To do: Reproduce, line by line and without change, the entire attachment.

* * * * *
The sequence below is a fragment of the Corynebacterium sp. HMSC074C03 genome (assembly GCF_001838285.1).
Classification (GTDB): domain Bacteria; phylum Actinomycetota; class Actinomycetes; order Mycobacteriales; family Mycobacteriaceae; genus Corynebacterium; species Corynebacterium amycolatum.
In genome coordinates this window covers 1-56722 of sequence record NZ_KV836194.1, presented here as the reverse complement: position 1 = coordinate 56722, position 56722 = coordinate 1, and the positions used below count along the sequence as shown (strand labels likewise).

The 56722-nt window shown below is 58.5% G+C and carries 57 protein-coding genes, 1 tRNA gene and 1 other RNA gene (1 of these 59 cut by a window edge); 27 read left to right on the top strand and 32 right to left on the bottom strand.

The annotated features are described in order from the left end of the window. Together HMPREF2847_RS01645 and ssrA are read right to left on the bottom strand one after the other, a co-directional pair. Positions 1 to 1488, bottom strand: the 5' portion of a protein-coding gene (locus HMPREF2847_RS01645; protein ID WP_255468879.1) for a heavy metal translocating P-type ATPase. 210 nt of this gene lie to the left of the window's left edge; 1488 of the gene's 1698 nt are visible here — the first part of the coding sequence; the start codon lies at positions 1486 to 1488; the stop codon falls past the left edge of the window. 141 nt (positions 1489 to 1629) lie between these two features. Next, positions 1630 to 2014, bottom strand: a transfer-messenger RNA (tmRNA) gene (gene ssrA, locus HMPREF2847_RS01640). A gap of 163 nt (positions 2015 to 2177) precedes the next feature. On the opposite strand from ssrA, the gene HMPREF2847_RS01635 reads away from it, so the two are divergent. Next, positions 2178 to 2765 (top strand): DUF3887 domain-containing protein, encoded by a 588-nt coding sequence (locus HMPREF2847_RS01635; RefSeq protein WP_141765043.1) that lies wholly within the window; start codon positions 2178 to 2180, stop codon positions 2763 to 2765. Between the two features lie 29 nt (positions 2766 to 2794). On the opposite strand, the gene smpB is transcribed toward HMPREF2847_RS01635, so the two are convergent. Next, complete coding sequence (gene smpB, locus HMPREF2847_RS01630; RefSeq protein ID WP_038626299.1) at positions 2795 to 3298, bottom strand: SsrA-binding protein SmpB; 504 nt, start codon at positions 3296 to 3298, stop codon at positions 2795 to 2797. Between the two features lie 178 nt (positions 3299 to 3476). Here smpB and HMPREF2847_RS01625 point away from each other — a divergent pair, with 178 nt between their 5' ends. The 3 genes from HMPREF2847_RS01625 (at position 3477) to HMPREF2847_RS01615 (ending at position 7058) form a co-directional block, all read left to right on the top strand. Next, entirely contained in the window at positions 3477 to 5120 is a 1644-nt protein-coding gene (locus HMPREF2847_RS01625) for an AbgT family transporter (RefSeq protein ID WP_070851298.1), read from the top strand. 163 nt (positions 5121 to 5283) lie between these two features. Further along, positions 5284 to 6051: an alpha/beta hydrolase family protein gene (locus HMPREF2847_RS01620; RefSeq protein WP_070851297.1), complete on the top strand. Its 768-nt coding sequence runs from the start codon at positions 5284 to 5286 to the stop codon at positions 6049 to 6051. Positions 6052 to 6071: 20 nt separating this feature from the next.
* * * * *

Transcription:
The sequence below is a fragment of the Corynebacterium sp. HMSC074C03 genome (assembly GCF_001838285.1).
Classification (GTDB): domain Bacteria; phylum Actinomycetota; class Actinomycetes; order Mycobacteriales; family Mycobacteriaceae; genus Corynebacterium; species Corynebacterium amycolatum.
In genome coordinates this window covers 1-56722 of sequence record NZ_KV836194.1, presented here as the reverse complement: position 1 = coordinate 56722, position 56722 = coordinate 1, and the positions used below count along the sequence as shown (strand labels likewise).

The 56722-nt window shown below is 58.5% G+C and carries 57 protein-coding genes, 1 tRNA gene and 1 other RNA gene (1 of these 59 cut by a window edge); 27 read left to right on the top strand and 32 right to left on the bottom strand.

The annotated features are described in order from the left end of the window. Together HMPREF2847_RS01645 and ssrA are read right to left on the bottom strand one after the other, a co-directional pair. Positions 1 to 1488, bottom strand: the 5' portion of a protein-coding gene (locus HMPREF2847_RS01645; protein ID WP_255468879.1) for a heavy metal translocating P-type ATPase. 210 nt of this gene lie to the left of the window's left edge; 1488 of the gene's 1698 nt are visible here — the first part of the coding sequence; the start codon lies at positions 1486 to 1488; the stop codon falls past the left edge of the window. 141 nt (positions 1489 to 1629) lie between these two features. Next, positions 1630 to 2014, bottom strand: a transfer-messenger RNA (tmRNA) gene (gene ssrA, locus HMPREF2847_RS01640). A gap of 163 nt (positions 2015 to 2177) precedes the next feature. On the opposite strand from ssrA, the gene HMPREF2847_RS01635 reads away from it, so the two are divergent. Next, positions 2178 to 2765 (top strand): DUF3887 domain-containing protein, encoded by a 588-nt coding sequence (locus HMPREF2847_RS01635; RefSeq protein WP_141765043.1) that lies wholly within the window; start codon positions 2178 to 2180, stop codon positions 2763 to 2765. Between the two features lie 29 nt (positions 2766 to 2794). On the opposite strand, the gene smpB is transcribed toward HMPREF2847_RS01635, so the two are convergent. Next, complete coding sequence (gene smpB, locus HMPREF2847_RS01630; RefSeq protein ID WP_038626299.1) at positions 2795 to 3298, bottom strand: SsrA-binding protein SmpB; 504 nt, start codon at positions 3296 to 3298, stop codon at positions 2795 to 2797. Between the two features lie 178 nt (positions 3299 to 3476). Here smpB and HMPREF2847_RS01625 point away from each other — a divergent pair, with 178 nt between their 5' ends. The 3 genes from HMPREF2847_RS01625 (at position 3477) to HMPREF2847_RS01615 (ending at position 7058) form a co-directional block, all read left to right on the top strand. Next, entirely contained in the window at positions 3477 to 5120 is a 1644-nt protein-coding gene (locus HMPREF2847_RS01625) for an AbgT family transporter (RefSeq protein ID WP_070851298.1), read from the top strand. 163 nt (positions 5121 to 5283) lie between these two features. Further along, positions 5284 to 6051: an alpha/beta hydrolase family protein gene (locus HMPREF2847_RS01620; RefSeq protein WP_070851297.1), complete on the top strand. Its 768-nt coding sequence runs from the start codon at positions 5284 to 5286 to the stop codon at positions 6049 to 6051. Positions 6052 to 6071: 20 nt separating this feature from the next.